Don’t get me wrong, I use NGinX on several servers, but I also use Apache on some customers boxes, and really, Apache is not that heavy… And actually mod_php is pretty good, considering he is doing his job in-process, without the overhead of a UNIX Socket or worse… a TCP Socket.

    You apparently made a lot of tunning in your setup, and added an opcode cache, but what about doing the same with apache ?

    I really love NGinX, but it pisses me off when I see people saying “this solution is better, see !” without elaborating, or really comparing with neutral benchmarks…

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  6. Kalpesh Panchal Author Editor

    Hi Eli, this is really a nice methodology you shared with us. I have over 5 domains hosted and this could really help in the process. Thanks a lot. Keep it up!

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  7. Pavol Hollosy Author Editor

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  8. Personal authority Author Editor

    your article is very informative. How you compare the past and present with your opinions is very enlightening to read.

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  9. Richard Author Editor

    Thanks for the great article. I’m always looking on ways to make my sites better. Does this affect the website speed, make it quicker with that many page views?

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  10. Dinshaw @ WebDesignCapeTown Author Editor

    Those are some serious modifications – well, to me it is. I’m not much of a programmer but I would love to implement what you guys did here, will try in a few weeks but keep us little guys posted if you have any fixes – I wouldn’t have much of a clue if something went wrong!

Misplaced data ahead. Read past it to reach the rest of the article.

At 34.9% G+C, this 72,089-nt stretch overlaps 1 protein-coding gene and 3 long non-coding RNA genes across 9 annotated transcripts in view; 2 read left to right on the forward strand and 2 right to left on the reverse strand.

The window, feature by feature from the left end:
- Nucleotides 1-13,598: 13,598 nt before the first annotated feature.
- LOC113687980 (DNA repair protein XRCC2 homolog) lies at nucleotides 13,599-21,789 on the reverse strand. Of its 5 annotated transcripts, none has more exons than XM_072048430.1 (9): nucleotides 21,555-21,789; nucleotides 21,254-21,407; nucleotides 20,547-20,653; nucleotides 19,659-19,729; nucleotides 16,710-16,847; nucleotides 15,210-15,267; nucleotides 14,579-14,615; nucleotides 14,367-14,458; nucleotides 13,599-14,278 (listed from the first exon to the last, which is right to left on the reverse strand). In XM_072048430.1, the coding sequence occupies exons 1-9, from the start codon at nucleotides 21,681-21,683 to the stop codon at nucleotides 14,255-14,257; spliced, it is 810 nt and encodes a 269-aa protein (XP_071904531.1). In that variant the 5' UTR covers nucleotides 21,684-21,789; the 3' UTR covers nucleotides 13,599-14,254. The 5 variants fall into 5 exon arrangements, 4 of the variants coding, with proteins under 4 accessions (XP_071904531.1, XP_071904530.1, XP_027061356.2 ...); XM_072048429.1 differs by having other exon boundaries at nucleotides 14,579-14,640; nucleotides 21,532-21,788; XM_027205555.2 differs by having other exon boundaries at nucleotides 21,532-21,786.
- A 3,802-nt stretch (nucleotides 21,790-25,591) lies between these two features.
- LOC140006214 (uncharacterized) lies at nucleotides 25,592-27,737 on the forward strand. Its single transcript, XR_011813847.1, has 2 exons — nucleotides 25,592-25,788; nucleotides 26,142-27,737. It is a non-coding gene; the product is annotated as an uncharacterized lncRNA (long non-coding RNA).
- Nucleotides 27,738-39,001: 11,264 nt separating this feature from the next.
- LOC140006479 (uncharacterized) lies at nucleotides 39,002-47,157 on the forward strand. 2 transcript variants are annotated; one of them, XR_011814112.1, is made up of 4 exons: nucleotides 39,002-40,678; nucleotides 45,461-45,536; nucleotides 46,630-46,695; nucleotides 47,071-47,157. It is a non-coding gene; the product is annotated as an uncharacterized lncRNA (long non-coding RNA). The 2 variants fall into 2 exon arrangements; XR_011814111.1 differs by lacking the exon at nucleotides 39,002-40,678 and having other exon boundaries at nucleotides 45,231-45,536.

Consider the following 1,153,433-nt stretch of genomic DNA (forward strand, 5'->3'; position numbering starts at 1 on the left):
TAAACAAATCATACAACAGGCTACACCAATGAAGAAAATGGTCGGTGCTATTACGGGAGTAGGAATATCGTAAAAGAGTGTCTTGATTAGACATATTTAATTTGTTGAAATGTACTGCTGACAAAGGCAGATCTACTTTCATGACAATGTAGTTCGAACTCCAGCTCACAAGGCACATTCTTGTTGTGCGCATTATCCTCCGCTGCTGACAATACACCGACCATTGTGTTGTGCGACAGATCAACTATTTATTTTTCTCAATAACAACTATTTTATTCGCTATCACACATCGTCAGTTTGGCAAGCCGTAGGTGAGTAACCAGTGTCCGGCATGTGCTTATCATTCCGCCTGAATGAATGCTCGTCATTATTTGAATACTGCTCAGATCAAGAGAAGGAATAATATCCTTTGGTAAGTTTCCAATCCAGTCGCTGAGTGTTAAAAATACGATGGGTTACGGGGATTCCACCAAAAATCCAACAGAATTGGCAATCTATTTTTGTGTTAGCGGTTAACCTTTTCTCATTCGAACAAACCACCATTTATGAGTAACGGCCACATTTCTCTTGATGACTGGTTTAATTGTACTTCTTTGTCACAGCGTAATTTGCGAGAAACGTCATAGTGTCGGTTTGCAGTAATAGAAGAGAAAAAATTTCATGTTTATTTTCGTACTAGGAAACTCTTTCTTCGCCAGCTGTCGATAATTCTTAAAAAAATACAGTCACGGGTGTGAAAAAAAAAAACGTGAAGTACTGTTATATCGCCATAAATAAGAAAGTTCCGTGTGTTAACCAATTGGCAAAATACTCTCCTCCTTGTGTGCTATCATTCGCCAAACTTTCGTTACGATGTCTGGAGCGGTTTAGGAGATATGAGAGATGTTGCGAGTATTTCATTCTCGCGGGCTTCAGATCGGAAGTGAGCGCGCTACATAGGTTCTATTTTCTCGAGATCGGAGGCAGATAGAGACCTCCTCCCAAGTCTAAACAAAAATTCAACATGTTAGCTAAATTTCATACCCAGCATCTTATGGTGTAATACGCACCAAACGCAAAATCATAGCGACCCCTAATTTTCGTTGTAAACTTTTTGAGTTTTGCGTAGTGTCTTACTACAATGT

Thanks

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  11. درب اتوماتیک Author Editor

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  13. تور پکن Author Editor

    Interesting, I wonder why. Once I get out of the weeds, I think I’ll take a look at that patch as well.

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  15. تور ترکیه Author Editor

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  16. تور استانبول Author Editor

    Please introduce ways to optimize the use of server resources.
    Thanks.

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  17. تور ترکیه Author Editor

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  18. تور آنتالیا Author Editor

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  19. kopek mamasi Author Editor

    thanks a lote .

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  20. kopek cinsleri Author Editor

    .That set of tables are awesome..Or are they a single table shown at different angles? :P

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  21. درب اتوماتیک Author Editor

    without elaborating, or really comparing with neutral benchmarks…

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  22. پنجره دو جداره Author Editor

    It was a very useful article.
    thanks